Prostate cancer is driven by androgen stimulation of the androgen receptor (AR). The next-generation AR antagonist, enzalutamide, prolongs survival, but resistance and lethal disease eventually prevail. Emerging data suggest that the glucocorticoid receptor (GR) is upregulated in this context, stimulating expression of AR-target genes that permit continued growth despite AR blockade. However, countering this mechanism by administration of GR antagonists is problematic because GR is essential for life. We show that enzalutamide treatment in human models of prostate cancer and patient tissues is accompanied by a ubiquitin E3-ligase, AMFR, mediating loss of 11β-hydroxysteroid dehydrogenase-2 (11β-HSD2), which otherwise inactivates cortisol, sustaining tumor cortisol concentrations to stimulate GR and enzalutamide resistance. Remarkably, reinstatement of 11β-HSD2 expression, or AMFR loss, reverses enzalutamide resistance in mouse xenograft tumors. Together, these findings reveal a surprising metabolic mechanism of enzalutamide resistance that may be targeted with a strategy that circumvents a requirement for systemic GR ablation.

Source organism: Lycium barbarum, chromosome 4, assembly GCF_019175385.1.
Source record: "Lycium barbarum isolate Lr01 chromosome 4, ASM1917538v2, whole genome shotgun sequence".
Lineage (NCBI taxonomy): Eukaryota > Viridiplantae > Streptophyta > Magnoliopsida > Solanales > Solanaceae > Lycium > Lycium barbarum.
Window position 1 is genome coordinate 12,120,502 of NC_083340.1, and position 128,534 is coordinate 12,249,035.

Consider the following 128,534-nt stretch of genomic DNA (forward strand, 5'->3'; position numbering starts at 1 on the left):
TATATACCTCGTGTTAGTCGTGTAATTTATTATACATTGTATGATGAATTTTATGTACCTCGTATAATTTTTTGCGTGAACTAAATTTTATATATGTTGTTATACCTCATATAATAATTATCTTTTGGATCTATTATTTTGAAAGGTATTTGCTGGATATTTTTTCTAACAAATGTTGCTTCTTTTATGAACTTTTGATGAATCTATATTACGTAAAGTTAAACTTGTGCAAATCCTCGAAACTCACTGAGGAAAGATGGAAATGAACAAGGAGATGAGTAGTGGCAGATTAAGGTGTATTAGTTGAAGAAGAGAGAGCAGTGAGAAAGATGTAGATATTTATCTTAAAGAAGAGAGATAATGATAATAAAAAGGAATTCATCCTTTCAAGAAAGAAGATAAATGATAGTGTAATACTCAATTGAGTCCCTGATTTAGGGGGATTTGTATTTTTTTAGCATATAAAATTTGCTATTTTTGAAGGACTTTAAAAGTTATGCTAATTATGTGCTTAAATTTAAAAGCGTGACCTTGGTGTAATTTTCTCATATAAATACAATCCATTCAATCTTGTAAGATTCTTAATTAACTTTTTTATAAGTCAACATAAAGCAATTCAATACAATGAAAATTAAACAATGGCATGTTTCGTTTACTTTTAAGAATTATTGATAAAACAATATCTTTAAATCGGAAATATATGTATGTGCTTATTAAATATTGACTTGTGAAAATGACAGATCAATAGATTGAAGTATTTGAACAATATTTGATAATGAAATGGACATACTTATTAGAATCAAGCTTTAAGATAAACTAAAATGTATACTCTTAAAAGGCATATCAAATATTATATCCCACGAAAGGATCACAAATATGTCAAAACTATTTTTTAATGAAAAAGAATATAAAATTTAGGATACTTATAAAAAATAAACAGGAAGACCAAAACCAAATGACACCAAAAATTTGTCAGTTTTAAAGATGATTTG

Keywords: androgens; biochemistry; cancer biology; glucocorticoids; human; nuclear receptors; prostate cancer; treatment resistance.